2014 or notification of relevant regulations by an
independent regulatory authority established by the
central government, whichever is earlier," the
commission said in its public notice.
"UGC has also decided not to consider any request for
ex-post facto approval for the ODL programmes offered by
any university or other higher educational institutions
at this stage," it added.
The notification did not mention names of the
institutions that offer such courses.
"The UGC has been issuing guidelines and notifications
from time to time to regulate courses being offered, but
it does not have legal backing to enforce its
guidelines, particularly over two thirds of the
universities and colleges which are not under the grant
list of the higher education regulator," UGC member M M
Ansari said when contacted.
He also wondered why the Commission has to issue a
notification when it did not have a comprehensive list
of institutions violating the ban.
"Issuing such notifications without identifying the
institutions has no meaning," he said adding that there
were many private universities, deemed to be
universities and state universities offering such
programmes in distance learning mode but the UGC did not
have the authority to stop them.
UGC makes affiliation rules tough for
education institutions in the country will now have to
face relatively tougher rules for university
This follows the Supreme Court decision in
Association of Management of
Private Colleges vs All India Council for Technical
Education & others
delivered on April 25, 2013.
According to the new affiliation rules --
UGC Regulations 2014 --
finalized by the University Grants Commission (UGC)
recently both the old and the new engineering
colleges would have to produce complete information
about building and staff on the affidavit to be
considered for an affiliation.
Called as the UGC [Affiliation of colleges offering
technical education by universities] Regulations, 2014
the new rules make it mandatory for the new colleges to
deposit Rs 1 crore for 10 years in the university
account and Rs 30 lakh as ‘security fund’.
UGC [Affiliation of colleges offering technical
education by universities] Regulations, 2014 would be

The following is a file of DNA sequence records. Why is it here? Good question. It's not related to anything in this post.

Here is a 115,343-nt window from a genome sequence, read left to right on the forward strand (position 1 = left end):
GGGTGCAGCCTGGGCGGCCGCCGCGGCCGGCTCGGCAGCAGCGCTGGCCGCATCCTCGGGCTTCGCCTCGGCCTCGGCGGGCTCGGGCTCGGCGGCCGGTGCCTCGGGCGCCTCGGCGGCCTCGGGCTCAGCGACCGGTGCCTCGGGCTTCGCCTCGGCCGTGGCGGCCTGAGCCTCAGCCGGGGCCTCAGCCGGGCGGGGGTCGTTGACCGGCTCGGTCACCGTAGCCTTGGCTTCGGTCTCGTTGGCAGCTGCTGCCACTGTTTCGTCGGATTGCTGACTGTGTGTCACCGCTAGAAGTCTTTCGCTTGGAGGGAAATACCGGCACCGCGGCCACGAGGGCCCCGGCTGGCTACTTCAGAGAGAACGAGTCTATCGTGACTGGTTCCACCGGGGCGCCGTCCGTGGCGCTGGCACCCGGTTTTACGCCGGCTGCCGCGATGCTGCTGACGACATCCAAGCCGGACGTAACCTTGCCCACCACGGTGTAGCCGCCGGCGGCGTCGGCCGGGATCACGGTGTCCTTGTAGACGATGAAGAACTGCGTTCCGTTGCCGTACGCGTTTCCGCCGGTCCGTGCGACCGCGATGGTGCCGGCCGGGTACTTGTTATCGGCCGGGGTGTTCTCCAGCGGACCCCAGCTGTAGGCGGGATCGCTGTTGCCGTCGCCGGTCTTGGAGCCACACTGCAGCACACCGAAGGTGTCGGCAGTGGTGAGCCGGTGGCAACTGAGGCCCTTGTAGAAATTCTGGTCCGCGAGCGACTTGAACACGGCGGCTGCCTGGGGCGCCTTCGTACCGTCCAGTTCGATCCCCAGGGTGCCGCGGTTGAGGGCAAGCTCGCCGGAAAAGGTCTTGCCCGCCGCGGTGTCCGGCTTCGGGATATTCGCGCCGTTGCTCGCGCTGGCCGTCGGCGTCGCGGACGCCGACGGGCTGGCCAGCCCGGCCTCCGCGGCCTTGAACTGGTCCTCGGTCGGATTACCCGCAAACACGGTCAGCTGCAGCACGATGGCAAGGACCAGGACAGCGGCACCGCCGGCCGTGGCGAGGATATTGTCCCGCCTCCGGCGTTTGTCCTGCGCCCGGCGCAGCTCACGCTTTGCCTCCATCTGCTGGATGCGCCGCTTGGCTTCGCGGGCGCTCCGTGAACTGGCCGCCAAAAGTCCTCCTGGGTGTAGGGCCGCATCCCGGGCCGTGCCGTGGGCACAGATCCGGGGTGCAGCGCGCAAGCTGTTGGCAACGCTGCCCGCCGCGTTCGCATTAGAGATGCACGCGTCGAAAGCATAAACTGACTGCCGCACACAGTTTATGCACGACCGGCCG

effective from the 2014-15 academic session.
universities would have to ensure compulsory
accreditation from the NSC and its programmes from NBA
to the colleges, according to the UGC Regulations 2014
to be notified soon.
According to the UGC, the university has to be most
cautious and vigilant while giving affiliation. A new
college can be given affiliation with a condition that
it has committed to give related application for NBA
evaluation within six months.
colleges should also submit application for
accreditation from the NASE or the NBA within six months
to six years. The Commission said that a university
should have to submit a compliance report every year to
it regarding all affiliated colleges. The report would
be uploaded on the website of the university. The UGC
will take action against universities for non-compliance
of its rules.
Vivekananda Technical University has asked all the
institutions, which have applied for affiliation for the
year 2014-15, to submit their reports regarding
building, infrastructure and human resources by April 4
affiliation fee has also been fixed for the colleges.
The fee for minority institutions will be Rs 2 lakh and
for other institutions Rs 3 lakh. For extension of
affiliation, the fee will be Rs 75,000 for minority
institutions and for other institutions Rs 1 lakh. The
late fee will be Rs 2 lakh.
Technical and engineering colleges have to deposit Rs 1
crore fund for affiliation, whereas, for pharmacy,
architecture and MCA, the amount would Rs 50 lakh each.
Besides, the engineering colleges have to deposit Rs 30
lakh as security fund, whereas, it would be Rs 15 lakh
each for others.
University Executive Council will take decision
regarding affiliation. The new rules have caused a
flutter among the operators of old and new colleges.
Many old colleges neither have sufficient building, nor
staff. Now, as all information has to be given in the
affidavit, the danger of action is looming large on
giving wrong information.
Beware of teaching
shops, UGC warns students
From Sanjiv Dube
NEW DELHI : With no hope in sight for the passage of